11. Memorandum From Associate Justice of the Supreme Court Fortas to President Johnson 1


  • Viet Nam


The U.S. by formal note, perhaps to U Thant, would state that:

We will commence withdrawal from Viet Nam as soon as a cease-fire is agreed to and we will complete withdrawal within the shortest reasonable time, not later than 3(?) years thereafter. (We might express the hope or “assumption” that appropriate provision for U.N. inspection or other implementation will be made.)
We have no interest in acquiring, establishing or maintaining any military bases in Southeast Asia (with such restrictions or qualifications as need be made).
I would hope that we could go further and say that we would accept a cease-fire on terms acceptable to a representative group of states. This could be defined in various ways: The Geneva Conference group as [Page 33] reconstituted; a group designated by the Secretary General or elected by the Assembly; etc.

Appraisal of Present Situation:

There persists widespread doubt as to the integrity of our intentions—despite all that has been done. The articulate doubts are principally based upon (1) the ambiguity of our statements as to the time of withdrawal, and the interpretation that we will not withdraw until a non-Communist Government is established for South Vietnam; and (2) our continued silence as to whether we will “deal with” the NLF.
I anticipate that the Soviet Mission will result in a Soviet bomber and missile buildup in North Vietnam. The net effect may be a substantial Soviet “presence” in North Vietnam. This is a threat, but it may have advantages as follows:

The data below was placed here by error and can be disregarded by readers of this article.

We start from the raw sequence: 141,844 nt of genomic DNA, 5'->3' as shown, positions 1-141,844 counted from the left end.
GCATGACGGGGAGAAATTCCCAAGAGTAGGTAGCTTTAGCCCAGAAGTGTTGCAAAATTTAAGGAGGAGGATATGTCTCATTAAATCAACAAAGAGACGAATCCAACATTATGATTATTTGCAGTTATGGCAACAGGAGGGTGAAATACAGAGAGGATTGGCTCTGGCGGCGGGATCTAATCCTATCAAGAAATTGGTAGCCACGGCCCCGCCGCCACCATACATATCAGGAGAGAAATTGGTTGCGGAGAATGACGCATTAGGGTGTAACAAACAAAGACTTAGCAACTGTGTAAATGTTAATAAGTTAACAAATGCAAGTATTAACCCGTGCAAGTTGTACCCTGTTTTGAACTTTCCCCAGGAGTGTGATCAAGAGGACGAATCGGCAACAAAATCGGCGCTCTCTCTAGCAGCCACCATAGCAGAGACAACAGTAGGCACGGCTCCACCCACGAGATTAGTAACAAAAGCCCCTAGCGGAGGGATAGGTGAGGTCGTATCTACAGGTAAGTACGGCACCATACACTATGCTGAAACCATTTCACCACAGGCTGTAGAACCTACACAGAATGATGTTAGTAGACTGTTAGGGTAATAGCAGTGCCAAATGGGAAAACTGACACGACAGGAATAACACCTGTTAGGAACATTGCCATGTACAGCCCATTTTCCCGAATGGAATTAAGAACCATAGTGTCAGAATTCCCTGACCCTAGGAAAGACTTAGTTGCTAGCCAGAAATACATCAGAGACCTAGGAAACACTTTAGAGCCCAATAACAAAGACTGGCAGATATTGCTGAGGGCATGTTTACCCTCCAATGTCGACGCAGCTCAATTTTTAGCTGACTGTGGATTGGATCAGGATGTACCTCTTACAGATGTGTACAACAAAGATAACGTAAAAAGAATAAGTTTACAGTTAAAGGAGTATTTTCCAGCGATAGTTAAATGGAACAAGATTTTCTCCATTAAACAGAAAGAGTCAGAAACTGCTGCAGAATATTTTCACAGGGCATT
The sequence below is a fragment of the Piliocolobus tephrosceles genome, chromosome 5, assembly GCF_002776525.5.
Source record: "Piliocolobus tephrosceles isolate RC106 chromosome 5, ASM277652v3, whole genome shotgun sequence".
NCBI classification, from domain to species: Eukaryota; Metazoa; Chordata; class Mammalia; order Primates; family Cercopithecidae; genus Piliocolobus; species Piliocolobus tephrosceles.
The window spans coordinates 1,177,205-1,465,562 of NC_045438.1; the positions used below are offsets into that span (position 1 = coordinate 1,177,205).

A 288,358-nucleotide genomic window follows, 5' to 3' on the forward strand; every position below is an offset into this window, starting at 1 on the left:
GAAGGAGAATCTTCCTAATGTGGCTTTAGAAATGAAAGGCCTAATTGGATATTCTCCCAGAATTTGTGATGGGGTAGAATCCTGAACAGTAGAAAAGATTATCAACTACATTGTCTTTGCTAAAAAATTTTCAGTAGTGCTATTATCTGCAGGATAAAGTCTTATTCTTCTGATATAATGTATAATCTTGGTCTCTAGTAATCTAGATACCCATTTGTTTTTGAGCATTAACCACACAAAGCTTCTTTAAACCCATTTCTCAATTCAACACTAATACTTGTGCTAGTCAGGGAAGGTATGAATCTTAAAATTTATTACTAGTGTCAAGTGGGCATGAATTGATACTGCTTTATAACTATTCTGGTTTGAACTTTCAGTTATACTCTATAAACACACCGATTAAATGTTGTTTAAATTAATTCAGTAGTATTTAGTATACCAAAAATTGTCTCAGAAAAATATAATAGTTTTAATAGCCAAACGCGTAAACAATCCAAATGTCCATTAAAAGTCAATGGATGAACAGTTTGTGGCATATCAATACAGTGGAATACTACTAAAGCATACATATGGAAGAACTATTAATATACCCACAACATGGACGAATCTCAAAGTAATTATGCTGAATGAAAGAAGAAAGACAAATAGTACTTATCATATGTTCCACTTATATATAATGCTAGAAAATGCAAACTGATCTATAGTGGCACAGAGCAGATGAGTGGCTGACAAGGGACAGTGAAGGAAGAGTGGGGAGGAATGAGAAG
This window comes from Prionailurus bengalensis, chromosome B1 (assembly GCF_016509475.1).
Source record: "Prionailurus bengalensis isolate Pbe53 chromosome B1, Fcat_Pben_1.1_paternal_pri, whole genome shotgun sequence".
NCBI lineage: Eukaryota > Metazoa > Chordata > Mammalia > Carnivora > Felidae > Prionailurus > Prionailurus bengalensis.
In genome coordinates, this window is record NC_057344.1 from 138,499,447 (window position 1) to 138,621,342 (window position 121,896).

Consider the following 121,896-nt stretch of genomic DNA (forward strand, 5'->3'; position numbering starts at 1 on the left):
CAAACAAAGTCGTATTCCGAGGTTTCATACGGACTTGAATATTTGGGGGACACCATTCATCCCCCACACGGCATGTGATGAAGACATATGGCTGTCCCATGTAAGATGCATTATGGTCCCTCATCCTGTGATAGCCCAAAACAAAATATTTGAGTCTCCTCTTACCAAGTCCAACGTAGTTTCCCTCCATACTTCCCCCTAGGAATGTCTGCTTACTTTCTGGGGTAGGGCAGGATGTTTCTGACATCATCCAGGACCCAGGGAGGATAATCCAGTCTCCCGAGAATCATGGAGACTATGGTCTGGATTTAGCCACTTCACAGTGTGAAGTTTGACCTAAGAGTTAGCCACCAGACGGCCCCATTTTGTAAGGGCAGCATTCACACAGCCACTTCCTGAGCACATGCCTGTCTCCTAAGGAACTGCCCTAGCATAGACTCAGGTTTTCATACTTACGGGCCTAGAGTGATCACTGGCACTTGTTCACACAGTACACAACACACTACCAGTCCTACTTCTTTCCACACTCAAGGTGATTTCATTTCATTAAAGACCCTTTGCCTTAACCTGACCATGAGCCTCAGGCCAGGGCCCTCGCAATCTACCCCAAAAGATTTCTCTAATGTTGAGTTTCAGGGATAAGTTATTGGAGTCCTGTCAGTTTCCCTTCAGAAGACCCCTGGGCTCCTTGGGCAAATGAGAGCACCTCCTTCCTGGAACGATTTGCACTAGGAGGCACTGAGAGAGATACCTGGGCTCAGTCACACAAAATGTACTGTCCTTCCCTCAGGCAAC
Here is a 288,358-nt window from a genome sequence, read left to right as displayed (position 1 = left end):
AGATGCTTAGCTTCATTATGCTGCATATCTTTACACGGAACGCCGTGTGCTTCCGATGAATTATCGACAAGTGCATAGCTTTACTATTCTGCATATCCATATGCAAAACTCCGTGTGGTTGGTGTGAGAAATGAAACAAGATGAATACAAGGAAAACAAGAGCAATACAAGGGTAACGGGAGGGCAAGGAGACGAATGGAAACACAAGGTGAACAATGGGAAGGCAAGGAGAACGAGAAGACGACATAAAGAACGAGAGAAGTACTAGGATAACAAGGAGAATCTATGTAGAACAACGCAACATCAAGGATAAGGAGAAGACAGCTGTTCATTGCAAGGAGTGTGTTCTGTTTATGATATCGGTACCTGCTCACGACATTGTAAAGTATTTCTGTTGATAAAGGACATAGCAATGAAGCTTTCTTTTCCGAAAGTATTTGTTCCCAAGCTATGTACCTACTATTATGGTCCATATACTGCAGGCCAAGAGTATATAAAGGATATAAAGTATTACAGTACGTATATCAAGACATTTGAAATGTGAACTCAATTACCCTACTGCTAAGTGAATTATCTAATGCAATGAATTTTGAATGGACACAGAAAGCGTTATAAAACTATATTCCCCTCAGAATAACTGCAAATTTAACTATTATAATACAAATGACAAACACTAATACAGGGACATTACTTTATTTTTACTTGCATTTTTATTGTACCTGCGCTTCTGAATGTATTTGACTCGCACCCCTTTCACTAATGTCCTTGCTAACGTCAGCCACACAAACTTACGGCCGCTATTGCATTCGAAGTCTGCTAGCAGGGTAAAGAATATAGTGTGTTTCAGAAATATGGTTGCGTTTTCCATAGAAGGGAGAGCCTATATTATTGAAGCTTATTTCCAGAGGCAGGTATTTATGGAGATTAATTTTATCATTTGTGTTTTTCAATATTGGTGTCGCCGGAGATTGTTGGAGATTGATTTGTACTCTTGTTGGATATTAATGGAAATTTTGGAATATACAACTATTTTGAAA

It will accentuate the Soviet-Chinese confrontation.
It may reduce the disadvantages of U.S. withdrawal and result in a positive benefit, perhaps confined to the short-range. Substantial Soviet “presence” in North Vietnam would mean that (a) the Chinese route to domination of Southeast Asia would be in check by the Soviet Union; (b) the two great Communist powers would be in potential conflict at a new and critical point; (c) the Soviet Union would have an additional and vexatious burden. It is necessary to realize that, long-range, this, or anything short of our military victory in the theatre may underline the danger of Communist (Soviet or Chinese) domination of Southeast Asia. But it is possible that we can deal with the long-range, with future problems, more advantageously if we are out of Viet Nam than if we are there, engaged in what appears to be a long war of dubious extent and debatable outcome.
A.F. 2
  1. Source: Washington National Records Center, RG 330, McNamara Vietnam Files: FRC 77–0075, Vietnam, 1966. Secret. The source text is stamped: “Sec Def has seen, 8 Jan 1966.”
  2. Printed from a copy that bears these typed initials.